DailyDeal CEO Hits Back at Group Discount Bashing

By Silicon Allee |

Fabian Heilemann is the founder and CEO at Berlin-based DailyDeal. He presents his side of the argument in the fierce debate over the daily deal model, and the negative coverage it has received recently.

Feelings are running high as Groupon gets set to go public. Merchants who feel betrayed like Jesse Burkes always raise their voices, but right now even established business magazines like Germany’s “Wirtschaftswoche” speak about the “brutal discount battle”. Unambiguous debate rises to fever pitch with Rocky Agrawal explaining at Techcrunch why he wants “Google Offers and the entire daily deals business to die”.  To sum up, Groupon is polarizing.

Being a direct competitor we are not in a moral position to criticize Groupon or Google for any mistake they might have made. We don’t want to seek an economic advantage by incriminating Andrew Mason or Larry Page. Our goal is different:  When Silicon Allee asked us to respond to the recent negative media coverage, we accepted the proposal to clarify some issues.  We understand the criticism of Groupon in Rocky Agrawal’s aforementioned blog post, but we still believe in couponing as a successful business idea. For many of you this may sound like an oxymoron and that’s precisely the problem: The actual debate is emotionally charged and many of those involved in the discussion aren’t able to differentiate between Groupon and its competitors.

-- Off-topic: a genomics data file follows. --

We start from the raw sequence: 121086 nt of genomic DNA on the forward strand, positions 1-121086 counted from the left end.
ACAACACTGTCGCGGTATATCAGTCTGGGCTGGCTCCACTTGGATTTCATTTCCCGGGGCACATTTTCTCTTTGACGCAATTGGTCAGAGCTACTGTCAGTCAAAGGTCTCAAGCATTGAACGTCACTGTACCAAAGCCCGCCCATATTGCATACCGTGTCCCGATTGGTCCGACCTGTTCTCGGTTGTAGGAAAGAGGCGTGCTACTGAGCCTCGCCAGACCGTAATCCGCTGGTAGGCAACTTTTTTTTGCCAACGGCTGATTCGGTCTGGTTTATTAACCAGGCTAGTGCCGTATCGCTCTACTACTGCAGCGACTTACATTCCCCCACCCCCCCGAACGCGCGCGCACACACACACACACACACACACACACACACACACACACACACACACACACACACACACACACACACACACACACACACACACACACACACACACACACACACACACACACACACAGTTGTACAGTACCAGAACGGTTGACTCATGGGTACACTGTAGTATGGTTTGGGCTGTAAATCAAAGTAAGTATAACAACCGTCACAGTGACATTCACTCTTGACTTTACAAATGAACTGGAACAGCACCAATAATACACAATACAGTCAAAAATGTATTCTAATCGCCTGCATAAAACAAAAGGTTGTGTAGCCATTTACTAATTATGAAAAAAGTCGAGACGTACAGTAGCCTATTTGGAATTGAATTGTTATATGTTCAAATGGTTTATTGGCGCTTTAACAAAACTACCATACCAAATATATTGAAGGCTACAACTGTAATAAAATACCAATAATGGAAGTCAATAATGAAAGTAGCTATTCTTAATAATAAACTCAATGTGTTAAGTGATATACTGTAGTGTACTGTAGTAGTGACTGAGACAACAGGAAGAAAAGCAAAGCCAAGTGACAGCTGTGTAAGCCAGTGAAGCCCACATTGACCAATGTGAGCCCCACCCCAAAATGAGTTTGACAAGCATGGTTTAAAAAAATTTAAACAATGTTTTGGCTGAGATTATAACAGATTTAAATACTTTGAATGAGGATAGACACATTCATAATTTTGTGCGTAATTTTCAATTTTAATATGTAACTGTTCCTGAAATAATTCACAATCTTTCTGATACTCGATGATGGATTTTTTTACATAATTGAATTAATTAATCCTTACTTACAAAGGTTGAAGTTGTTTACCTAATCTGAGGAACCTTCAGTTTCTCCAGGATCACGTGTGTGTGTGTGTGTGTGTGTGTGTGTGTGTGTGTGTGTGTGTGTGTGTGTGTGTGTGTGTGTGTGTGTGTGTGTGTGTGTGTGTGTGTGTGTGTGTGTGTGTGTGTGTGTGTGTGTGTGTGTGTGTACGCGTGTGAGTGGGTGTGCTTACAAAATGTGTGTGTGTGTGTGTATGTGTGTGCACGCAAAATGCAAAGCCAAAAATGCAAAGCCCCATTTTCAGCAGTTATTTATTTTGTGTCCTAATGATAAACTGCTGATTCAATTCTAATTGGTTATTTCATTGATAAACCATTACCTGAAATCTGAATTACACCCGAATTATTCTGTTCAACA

One of these is Rocky Agrawal. His criticism sounds general, but the problems he points out are perhaps typical for some American companies – not for “the entire daily deals business”. Rocky Agrawal misses that distinction.

So let’s do his job.

Rocky Agrawal says:

There is very little transparency in the daily deals business. […] I fear that customers will think that the generous discount is coming out of Google’s pockets or Internet magic, instead of the merchant’s pockets.

The truth is:

Mistakes like this are distressing, but they aren’t intended by any couponing company. It seems to us that they are first of all a question of culture and mentality: In Germany, our home market, people grow up with a summer sale, winter sale, Payback Points, clearance sale, trading stamps – they know how discounting works.

Rocky Agrawal says: